China’s approval of new genetically engineered crops will open a new front in U.S. farmers’ long-running war against hard-to-kill weeds.
The approval, outlined [January 8] by Chinese officials, clears the way for crop-seed and chemical maker DowDuPont to begin selling to U.S. farmers new soybean seeds modified to survive a powerful herbicide combination.
The seeds are designed for farmers struggling to stop weeds that have developed resistance to other sprays. Resistant weeds are spreading across the U.S. Farm Belt, cutting into farmers’ harvests and boosting their spending on chemicals.
DowDuPont’s soybeans, called Enlist, awaited China’s approval for years. The U.S. Department of Agriculture in 2014 approved the seeds for sale to U.S. farmers, but DowDuPont held off on widely selling the seeds pending approval from China, the world’s biggest buyer of soybeans.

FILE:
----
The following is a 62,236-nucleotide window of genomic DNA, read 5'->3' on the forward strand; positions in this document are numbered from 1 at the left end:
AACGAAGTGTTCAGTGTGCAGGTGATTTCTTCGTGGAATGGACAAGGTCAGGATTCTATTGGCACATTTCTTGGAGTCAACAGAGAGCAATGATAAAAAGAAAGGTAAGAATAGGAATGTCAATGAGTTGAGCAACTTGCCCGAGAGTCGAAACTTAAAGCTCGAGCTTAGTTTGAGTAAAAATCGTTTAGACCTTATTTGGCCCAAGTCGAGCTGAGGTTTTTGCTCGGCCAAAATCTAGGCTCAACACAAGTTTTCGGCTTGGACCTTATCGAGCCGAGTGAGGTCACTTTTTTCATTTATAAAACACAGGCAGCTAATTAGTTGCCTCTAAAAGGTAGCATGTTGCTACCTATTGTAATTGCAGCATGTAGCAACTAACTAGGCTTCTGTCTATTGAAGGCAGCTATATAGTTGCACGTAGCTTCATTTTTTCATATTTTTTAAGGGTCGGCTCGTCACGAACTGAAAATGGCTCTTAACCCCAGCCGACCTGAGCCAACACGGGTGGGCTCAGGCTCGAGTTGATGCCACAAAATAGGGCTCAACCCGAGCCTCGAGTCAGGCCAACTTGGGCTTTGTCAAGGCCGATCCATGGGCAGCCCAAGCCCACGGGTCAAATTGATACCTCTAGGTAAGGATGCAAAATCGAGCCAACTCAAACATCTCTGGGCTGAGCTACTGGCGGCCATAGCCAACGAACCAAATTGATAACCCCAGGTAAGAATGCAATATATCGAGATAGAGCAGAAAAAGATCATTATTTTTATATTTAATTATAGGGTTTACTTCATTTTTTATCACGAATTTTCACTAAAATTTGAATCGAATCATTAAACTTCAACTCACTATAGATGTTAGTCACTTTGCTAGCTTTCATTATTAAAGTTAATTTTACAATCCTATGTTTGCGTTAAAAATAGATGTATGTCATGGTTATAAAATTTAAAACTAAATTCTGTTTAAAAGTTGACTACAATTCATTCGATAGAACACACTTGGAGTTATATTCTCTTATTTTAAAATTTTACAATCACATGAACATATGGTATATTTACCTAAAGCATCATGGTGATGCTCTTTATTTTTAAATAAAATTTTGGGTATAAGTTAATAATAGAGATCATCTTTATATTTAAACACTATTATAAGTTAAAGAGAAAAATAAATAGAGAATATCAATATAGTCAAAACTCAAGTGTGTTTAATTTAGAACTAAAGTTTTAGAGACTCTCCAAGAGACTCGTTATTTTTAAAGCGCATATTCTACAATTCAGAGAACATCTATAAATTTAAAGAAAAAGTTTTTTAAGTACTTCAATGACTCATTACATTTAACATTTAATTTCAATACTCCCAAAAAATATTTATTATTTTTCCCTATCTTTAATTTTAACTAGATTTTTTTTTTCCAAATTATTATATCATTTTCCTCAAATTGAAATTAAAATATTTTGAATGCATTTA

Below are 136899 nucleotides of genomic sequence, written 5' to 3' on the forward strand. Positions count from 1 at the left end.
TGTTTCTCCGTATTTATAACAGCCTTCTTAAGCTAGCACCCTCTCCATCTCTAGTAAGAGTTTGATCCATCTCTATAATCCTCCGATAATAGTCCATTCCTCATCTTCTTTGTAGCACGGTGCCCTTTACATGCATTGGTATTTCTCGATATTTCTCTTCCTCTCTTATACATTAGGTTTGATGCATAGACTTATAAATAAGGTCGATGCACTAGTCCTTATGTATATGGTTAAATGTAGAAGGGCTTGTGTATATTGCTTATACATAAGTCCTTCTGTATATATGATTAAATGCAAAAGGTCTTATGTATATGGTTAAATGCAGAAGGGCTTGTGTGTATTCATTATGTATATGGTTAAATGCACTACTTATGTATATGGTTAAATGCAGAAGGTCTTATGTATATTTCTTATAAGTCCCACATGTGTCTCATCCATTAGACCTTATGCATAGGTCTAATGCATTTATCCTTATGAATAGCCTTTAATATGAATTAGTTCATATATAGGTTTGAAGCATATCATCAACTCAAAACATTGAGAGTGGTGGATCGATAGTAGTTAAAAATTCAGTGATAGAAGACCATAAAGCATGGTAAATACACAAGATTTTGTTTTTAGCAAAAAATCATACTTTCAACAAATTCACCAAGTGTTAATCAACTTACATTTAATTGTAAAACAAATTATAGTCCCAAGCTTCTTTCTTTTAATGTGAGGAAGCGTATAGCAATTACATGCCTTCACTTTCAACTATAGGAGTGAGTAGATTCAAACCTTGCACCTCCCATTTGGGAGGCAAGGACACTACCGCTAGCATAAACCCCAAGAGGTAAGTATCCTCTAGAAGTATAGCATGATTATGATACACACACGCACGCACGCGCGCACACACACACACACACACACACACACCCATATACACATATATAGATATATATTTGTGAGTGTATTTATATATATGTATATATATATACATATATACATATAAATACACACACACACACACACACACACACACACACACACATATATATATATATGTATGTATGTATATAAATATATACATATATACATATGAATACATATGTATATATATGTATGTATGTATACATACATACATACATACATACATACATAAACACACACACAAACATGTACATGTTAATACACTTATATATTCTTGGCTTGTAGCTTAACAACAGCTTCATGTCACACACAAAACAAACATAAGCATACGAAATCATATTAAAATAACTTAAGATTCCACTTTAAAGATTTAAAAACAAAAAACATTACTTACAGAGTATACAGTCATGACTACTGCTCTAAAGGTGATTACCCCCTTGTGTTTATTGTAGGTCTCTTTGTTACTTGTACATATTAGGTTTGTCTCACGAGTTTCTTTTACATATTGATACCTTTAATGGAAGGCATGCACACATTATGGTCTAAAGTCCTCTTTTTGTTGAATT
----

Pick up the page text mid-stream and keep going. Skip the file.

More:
China’s approval will help provide a new weapon against hard-to-kill weeds like waterhemp and palmer amaranth. Such weeds have developed resistance to glyphosate, the herbicide marketed by Bayer under the Roundup brand.
Chinese officials’ approvals of the new genetically engineered crops make good on part of a trade pact between China and the U.S. reached in May 2017….The country approved some, but held off on others like DowDuPont’s soybeans, frustrating U.S. seed-industry officials who for years have complained that China’s biotech crop approval process is opaque and unpredictable.
Read full, original article: China’s GMO Ruling Hands U.S. Farmers New Tool in Battle Against Weeds